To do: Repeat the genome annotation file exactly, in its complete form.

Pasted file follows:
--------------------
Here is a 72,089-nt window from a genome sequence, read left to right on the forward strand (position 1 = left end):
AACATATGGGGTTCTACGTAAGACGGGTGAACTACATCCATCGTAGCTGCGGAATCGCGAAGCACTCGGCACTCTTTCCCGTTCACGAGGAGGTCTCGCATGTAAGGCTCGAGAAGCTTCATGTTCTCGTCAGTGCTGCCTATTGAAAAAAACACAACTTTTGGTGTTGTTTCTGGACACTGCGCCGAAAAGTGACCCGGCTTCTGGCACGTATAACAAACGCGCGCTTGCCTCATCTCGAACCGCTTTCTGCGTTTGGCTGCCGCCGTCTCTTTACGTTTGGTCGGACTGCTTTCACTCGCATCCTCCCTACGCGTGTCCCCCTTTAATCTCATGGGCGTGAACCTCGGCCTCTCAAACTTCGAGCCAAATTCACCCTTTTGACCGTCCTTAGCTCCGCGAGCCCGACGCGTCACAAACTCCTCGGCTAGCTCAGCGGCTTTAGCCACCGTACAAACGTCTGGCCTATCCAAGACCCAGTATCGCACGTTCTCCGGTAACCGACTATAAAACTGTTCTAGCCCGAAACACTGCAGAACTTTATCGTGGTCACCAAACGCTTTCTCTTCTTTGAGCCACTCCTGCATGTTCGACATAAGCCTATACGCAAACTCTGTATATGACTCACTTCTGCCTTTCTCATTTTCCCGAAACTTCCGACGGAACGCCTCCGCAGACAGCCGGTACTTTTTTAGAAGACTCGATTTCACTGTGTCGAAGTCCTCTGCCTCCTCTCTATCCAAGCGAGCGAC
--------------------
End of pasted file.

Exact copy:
Here is a 72,089-nt window from a genome sequence, read left to right on the forward strand (position 1 = left end):
AACATATGGGGTTCTACGTAAGACGGGTGAACTACATCCATCGTAGCTGCGGAATCGCGAAGCACTCGGCACTCTTTCCCGTTCACGAGGAGGTCTCGCATGTAAGGCTCGAGAAGCTTCATGTTCTCGTCAGTGCTGCCTATTGAAAAAAACACAACTTTTGGTGTTGTTTCTGGACACTGCGCCGAAAAGTGACCCGGCTTCTGGCACGTATAACAAACGCGCGCTTGCCTCATCTCGAACCGCTTTCTGCGTTTGGCTGCCGCCGTCTCTTTACGTTTGGTCGGACTGCTTTCACTCGCATCCTCCCTACGCGTGTCCCCCTTTAATCTCATGGGCGTGAACCTCGGCCTCTCAAACTTCGAGCCAAATTCACCCTTTTGACCGTCCTTAGCTCCGCGAGCCCGACGCGTCACAAACTCCTCGGCTAGCTCAGCGGCTTTAGCCACCGTACAAACGTCTGGCCTATCCAAGACCCAGTATCGCACGTTCTCCGGTAACCGACTATAAAACTGTTCTAGCCCGAAACACTGCAGAACTTTATCGTGGTCACCAAACGCTTTCTCTTCTTTGAGCCACTCCTGCATGTTCGACATAAGCCTATACGCAAACTCTGTATATGACTCACTTCTGCCTTTCTCATTTTCCCGAAACTTCCGACGGAACGCCTCCGCAGACAGCCGGTACTTTTTTAGAAGACTCGATTTCACTGTGTCGAAGTCCTCTGCCTCCTCTCTATCCAAGCGAGCGAC